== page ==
For The Fallen

Laurence Binyon was too old to enlist at the start of the First World War, he turned 45 ten days after the war started. Seven weeks after the war started this poem was published as news of the British casualties began to be reported. The war that everyone thought would be over by Christmas went on for another 4 years and claimed the lives of 65 million people.

Laurence Binyon was born in 1869, I was born in 1969, so there is 100 years between our births so this year 2014 as we remember the 100 anniversary of the start of World War 1 I am the same age as Laurence Binyon. I would be too old to enlist. I am left thinking would I be disappointed I could go to serve my country or would I be relieved. With hindsight, relieved is all I can think I would have felt, but 1914 was a different time. While Laurence was too old to join the army he did join the Red Cross and served as a medical orderly.

I always assumed that this poem was written after the war or at least towards the end of it. I never dreamt it was written right at the start. The horror of trench warfare hadn't really started by September 2014. The battles the British Expeditionary Force had fought in were across open ground and were critical in stopping the German advance. As the front line stretched out from coast to coast the troops dug in and 400 miles of trenches connected the North Sea to the Alps.

Another wrong assumption I had was that the poem was written in the trenches. As Laurence never went to war the poem wasn't written there. It was as he sat above the cliffs in north Cornwall at Pentire Point, near Polzeath. Such beauty in sharp contrast to the subject.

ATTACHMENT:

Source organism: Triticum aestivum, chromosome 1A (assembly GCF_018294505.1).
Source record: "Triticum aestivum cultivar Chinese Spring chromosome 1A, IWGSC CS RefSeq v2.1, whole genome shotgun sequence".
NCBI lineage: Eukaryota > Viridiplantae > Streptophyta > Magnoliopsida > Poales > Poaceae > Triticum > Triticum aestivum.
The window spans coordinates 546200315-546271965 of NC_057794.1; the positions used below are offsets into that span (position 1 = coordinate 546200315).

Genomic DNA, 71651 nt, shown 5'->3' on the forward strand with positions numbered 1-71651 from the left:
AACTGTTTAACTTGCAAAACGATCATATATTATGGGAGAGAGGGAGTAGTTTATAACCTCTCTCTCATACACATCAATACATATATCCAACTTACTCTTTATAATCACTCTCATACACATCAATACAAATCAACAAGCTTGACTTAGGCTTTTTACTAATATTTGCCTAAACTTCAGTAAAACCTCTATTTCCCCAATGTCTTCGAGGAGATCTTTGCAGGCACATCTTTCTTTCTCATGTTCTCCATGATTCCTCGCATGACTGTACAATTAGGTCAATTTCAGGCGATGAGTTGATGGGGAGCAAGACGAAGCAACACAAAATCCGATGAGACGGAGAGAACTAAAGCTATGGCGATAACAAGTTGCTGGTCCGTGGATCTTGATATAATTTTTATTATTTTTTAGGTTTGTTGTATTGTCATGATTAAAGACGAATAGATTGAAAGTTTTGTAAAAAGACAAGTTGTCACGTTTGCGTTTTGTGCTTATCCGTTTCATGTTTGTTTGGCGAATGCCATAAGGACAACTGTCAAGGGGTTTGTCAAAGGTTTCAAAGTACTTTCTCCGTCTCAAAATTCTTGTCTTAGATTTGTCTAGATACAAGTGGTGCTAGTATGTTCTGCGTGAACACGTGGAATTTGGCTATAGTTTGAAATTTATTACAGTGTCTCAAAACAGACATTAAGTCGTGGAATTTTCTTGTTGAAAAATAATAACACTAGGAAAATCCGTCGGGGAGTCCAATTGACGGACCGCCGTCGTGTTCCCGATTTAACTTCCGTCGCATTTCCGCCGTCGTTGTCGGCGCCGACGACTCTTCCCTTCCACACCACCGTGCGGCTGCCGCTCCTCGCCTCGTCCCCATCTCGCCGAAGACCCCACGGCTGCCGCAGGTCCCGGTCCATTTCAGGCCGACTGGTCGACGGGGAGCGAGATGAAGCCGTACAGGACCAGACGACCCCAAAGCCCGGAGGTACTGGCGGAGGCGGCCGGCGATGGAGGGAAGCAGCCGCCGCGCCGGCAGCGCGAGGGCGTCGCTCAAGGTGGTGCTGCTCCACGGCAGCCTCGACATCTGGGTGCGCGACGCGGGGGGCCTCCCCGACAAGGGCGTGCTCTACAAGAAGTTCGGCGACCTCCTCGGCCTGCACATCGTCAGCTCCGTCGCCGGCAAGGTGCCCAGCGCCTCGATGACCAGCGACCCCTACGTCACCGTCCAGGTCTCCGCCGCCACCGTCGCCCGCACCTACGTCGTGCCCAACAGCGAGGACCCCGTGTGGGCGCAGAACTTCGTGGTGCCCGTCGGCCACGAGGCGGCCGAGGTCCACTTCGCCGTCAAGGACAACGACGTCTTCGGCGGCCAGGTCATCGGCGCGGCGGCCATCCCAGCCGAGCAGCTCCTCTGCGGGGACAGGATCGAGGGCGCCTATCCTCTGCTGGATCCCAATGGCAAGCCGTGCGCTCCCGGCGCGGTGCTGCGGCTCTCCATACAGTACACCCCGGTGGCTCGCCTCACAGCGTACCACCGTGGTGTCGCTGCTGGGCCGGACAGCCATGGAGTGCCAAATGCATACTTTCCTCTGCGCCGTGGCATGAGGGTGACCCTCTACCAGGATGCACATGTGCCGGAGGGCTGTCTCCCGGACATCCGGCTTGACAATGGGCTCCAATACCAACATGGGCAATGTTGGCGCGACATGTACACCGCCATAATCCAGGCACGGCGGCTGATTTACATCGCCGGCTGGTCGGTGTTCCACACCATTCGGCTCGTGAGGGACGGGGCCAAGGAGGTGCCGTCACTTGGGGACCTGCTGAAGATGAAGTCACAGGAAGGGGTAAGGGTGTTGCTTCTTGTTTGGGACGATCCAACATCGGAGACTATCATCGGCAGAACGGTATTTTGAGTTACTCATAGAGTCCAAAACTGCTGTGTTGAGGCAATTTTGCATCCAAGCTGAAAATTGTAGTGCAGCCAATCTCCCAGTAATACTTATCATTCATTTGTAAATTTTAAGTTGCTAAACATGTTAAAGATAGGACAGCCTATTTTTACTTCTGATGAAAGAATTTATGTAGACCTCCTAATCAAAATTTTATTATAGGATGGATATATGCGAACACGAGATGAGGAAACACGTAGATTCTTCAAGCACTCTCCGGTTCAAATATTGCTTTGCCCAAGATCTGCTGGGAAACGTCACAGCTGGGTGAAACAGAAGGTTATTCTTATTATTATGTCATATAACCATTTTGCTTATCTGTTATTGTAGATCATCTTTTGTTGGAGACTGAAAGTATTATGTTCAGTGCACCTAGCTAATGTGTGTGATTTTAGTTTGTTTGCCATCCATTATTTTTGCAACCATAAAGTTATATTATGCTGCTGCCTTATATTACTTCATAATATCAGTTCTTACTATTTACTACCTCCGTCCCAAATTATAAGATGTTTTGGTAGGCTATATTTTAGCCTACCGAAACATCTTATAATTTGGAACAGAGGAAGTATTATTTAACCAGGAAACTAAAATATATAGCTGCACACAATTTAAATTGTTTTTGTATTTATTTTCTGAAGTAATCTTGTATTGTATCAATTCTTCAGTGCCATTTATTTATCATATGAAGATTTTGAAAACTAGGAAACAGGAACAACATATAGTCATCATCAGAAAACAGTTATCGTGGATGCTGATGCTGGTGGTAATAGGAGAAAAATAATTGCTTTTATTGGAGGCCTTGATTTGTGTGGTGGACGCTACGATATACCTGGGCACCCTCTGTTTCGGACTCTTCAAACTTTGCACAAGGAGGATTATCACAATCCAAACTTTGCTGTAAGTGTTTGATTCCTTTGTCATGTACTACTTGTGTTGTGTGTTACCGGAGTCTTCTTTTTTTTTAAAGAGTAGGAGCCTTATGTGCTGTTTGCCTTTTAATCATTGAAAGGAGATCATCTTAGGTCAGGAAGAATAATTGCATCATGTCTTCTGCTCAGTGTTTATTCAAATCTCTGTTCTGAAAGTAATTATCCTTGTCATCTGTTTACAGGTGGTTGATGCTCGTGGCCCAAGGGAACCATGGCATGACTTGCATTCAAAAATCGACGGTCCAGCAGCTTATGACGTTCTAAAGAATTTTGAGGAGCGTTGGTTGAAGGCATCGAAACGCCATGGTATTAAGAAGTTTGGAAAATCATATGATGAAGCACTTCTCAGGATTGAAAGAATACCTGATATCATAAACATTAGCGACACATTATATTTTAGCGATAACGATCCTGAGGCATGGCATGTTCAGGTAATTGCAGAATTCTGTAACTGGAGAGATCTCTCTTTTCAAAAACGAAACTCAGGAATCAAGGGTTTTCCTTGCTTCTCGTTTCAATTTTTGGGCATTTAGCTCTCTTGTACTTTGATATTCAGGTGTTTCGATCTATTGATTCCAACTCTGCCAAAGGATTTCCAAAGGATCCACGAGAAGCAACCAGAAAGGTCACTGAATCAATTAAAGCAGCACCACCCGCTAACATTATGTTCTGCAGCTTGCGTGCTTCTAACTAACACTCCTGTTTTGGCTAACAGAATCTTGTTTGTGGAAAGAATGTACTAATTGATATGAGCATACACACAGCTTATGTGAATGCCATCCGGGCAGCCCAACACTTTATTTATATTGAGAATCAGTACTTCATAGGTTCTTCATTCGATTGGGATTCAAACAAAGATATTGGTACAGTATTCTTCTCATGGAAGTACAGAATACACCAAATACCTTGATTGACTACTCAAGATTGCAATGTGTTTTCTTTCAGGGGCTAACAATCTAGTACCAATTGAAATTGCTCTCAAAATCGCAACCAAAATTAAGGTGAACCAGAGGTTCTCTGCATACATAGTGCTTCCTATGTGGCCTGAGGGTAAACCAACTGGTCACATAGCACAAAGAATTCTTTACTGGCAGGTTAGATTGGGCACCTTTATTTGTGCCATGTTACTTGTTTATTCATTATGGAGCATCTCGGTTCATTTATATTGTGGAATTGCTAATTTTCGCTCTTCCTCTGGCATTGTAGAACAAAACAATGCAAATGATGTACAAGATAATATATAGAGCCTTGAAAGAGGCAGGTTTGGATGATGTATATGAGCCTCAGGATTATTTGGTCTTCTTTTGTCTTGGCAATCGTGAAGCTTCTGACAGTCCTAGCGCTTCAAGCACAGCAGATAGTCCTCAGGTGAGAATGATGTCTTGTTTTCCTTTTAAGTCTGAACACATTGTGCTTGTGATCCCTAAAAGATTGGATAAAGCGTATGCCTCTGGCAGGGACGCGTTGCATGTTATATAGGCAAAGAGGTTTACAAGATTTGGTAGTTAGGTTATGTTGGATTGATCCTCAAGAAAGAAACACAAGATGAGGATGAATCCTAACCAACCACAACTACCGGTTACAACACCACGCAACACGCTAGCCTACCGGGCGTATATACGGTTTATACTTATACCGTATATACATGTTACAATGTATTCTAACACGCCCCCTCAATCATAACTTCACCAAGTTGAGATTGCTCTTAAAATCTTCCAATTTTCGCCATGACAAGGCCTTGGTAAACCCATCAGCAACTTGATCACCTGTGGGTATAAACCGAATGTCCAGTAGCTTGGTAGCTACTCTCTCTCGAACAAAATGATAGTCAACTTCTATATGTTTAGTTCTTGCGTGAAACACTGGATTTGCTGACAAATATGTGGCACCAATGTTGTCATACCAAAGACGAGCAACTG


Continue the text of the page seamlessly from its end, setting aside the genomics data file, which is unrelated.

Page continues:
For the Fallen

With proud thanksgiving, a mother for her children,
England mourns for her dead across the sea.
Flesh of her flesh they were, spirit of her spirit,
Fallen in the cause of the free.

Solemn the drums thrill: Death august and royal
Sings sorrow up into immortal spheres.
There is music in the midst of desolation
And a glory that shines upon our tears.

They went with songs to the battle, they were young,
Straight of limb, true of eye, steady and aglow.
They were staunch to the end against odds uncounted,
They fell with their faces to the foe.

They shall grow not old, as we that are left grow old:
Age shall not weary them, nor the years condemn.
At the going down of the sun and in the morning
We will remember them.

They mingle not with their laughing comrades again;
They sit no more at familiar tables of home;
They have no lot in our labour of the day-time;
They sleep beyond England's foam.

But where our desires are and our hopes profound,
Felt as a well-spring that is hidden from sight,
To the innermost heart of their own land they are known
As the stars are known to the Night;

As the stars that shall be bright when we are dust,
Moving in marches upon the heavenly plain,
As the stars that are starry in the time of our darkness,
To the end, to the end, they remain.

by Robert Laurence Binyon
First published 21st September 1914 in The Times

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